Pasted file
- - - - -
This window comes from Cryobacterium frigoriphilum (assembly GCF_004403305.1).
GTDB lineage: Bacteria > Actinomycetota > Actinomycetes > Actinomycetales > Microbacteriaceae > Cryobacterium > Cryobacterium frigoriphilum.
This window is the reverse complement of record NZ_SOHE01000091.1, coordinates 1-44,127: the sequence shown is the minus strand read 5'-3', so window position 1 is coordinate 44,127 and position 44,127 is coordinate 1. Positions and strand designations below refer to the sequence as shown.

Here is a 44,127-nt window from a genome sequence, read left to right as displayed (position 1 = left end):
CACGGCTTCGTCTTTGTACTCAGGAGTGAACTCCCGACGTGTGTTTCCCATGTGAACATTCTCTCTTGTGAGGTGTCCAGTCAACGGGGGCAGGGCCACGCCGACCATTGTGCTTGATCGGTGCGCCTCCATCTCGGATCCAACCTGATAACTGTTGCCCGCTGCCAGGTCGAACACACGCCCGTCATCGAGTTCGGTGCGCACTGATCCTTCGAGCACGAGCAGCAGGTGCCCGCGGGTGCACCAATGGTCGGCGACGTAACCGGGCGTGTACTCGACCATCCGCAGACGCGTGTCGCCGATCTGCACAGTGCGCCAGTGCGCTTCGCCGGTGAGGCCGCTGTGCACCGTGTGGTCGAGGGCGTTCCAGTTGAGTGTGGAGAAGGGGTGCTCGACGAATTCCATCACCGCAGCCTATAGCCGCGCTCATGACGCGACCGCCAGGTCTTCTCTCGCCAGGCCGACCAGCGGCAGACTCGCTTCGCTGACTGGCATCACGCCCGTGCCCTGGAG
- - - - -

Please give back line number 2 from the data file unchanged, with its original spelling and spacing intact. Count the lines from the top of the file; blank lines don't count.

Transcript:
GTDB lineage: Bacteria > Actinomycetota > Actinomycetes > Actinomycetales > Microbacteriaceae > Cryobacterium > Cryobacterium frigoriphilum.